Every millennial or Gen Z-er has had to deal with a parent or grandparent who is deeply dissatisfied, confused or frustrated with the seemingly simple act of listening to music. In most instances, it’s to do with their painstakingly digitised music archives becoming obsolete. Sometimes, a file may not be compatible with their mobile devices. Or, the file itself may be corrupted.
The simple solution may be to sign up on a music streaming app that will allow access to thousands of songs, artists and albums. However, for those born in the 1950s and 1960s—a generation that has gone from radios and transistors to record players, cassettes, CDs, and then to downloaded and sideloaded files—paying to “stream” music they can never feel real ownership of doesn’t always come easy.
Nor does it offer the same satisfaction. You cannot browse through songs you had curated over decades and play an old favourite you had almost forgotten about. And you may not find that music in the sea of pre-populated home pages on most new-age streaming apps.
Goa-based writer and photographer Vivek Menezes, 53, says that “in the era of streaming and instant availability of almost everything, a lot of music has actually disappeared”. An avid collector, Menezes was keen to introduce his sons to music from South America and various West African bands he had grown up discovering. “But they only exist in some of my old CD and record collections now. In this ubiquity of music, where I can find 200 Celia Cruz songs in a second if I want to, the ones that affected me the most are not available,” he says.
In the move to streaming, Menezes has lost about 25-30% of the music he had collected, despite keeping up with the quickly changing landscape of file formats. When he got an iPod in the early 2000s, he had digitised a lot of his collection. “When that died, it took so much of my music with it.” He now listens to music much less than he used to. When he plays something online, it’s from YouTube streamed through his smart TV—anecdotally, YouTube would seem to be the preferred option of many older users.
For, while OTT music apps have opened up access and consumption, aficionados like Menezes also rue that this has made the process of listening to music much less of a communal experience. “Everyone is now plugged into their own thing. The teenager point of view (at home) is, ‘you are listening to what you like, why can’t I listen to what I like?’”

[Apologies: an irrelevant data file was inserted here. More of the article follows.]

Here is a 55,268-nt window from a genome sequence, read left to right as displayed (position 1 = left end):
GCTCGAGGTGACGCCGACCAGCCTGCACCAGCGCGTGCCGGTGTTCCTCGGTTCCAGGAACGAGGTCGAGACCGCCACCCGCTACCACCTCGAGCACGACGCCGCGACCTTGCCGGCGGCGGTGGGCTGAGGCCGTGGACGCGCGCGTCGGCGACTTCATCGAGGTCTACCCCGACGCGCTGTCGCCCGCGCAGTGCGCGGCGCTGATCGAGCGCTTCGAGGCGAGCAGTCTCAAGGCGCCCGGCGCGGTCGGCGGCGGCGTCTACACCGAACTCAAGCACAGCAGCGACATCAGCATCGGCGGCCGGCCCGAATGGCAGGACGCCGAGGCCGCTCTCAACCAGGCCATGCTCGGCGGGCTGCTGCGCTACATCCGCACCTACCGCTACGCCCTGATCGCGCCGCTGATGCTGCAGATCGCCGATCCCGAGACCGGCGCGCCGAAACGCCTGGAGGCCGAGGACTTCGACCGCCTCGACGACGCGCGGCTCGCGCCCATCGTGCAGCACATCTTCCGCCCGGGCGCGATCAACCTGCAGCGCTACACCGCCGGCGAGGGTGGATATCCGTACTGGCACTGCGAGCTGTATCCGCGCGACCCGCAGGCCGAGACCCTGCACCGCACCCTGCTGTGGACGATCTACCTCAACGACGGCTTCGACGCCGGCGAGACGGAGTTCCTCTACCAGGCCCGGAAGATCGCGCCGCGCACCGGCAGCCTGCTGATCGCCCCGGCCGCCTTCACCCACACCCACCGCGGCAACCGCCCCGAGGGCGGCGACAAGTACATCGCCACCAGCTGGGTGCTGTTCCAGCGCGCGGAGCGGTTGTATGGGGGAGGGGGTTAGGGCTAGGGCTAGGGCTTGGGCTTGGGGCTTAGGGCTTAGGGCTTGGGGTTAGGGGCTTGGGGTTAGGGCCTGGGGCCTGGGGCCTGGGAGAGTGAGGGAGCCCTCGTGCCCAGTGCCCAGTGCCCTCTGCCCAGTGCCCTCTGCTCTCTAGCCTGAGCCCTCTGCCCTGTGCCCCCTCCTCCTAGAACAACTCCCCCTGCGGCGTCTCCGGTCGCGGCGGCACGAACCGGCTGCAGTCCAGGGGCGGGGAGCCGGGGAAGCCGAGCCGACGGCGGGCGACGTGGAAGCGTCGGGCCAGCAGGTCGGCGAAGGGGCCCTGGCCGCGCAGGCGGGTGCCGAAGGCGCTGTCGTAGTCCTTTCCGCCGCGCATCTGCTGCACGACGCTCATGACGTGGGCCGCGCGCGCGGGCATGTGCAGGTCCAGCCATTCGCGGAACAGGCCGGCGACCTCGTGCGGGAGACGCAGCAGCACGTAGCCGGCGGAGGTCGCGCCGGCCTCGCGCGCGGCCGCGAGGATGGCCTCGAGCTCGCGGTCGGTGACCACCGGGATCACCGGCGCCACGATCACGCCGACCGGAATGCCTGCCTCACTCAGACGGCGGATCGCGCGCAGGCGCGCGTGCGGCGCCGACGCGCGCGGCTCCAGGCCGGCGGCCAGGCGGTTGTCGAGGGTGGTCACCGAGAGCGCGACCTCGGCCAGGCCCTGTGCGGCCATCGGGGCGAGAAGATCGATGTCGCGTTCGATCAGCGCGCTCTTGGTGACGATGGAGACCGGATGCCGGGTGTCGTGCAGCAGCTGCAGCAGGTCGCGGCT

During the pandemic, when families were locked in for months, millennials and Gen Z-ers started easing their elders into the use of these apps. Today, there are nine major ones: Gaana, Apple Music, Spotify, JioSaavn, YouTube Music, Amazon Music, Airtel’s Wynk, Hungama Music and Resso. Industry sources say that in the pre-covid era, most apps saw only new tracks doing well; since the lockdown, though, they have seen a small but clear uptick in those primarily preferring songs from a few decades ago.
“(Over this time) many of them were forced to get exposed to streaming apps through the younger lot, while earlier they wouldn’t come to these apps at all, finding it difficult to access, understand and navigate,” says Vikram Mehra, managing director of Saregama India Ltd, India’s oldest music label.
In 2017, Saregama launched the Carvaan, an offline vintage-style music player that comes with 5,000 preloaded “evergreen” songs. With variants launched for Hindi, Tamil, Marathi, Bengali and Punjabi, the aim was to make digital music consumption easy and familiar-looking for older listeners. It also did away with the need for signing up, subscribing, or putting in credit or debit card details.
In a 23-city study done in 2016 in the lead-up to the launch of Carvaan, Mehra says three things stood out: Most older users valued the convenience of listening over control of their libraries; they wanted to be less dependent on others to get their music; and more often than not, they craved the comfort of music from a time when they were in the 15-28 age group.
To an extent, this holds true for Delhi-based Prakriti Prasad, 51, a parenting coach. “We still tune in to Doordarshan’s Rangoli between 8-9am every Sunday,” she says. Prasad and her husband are Dev Anand and Kishore Kumar fans and though catalogues on streaming apps have yesteryear Bollywood songs, this is a ritual the couple has kept going. Other than this, they primarily use YouTube to pull up a song they want or ask voice assistant Alexa to help.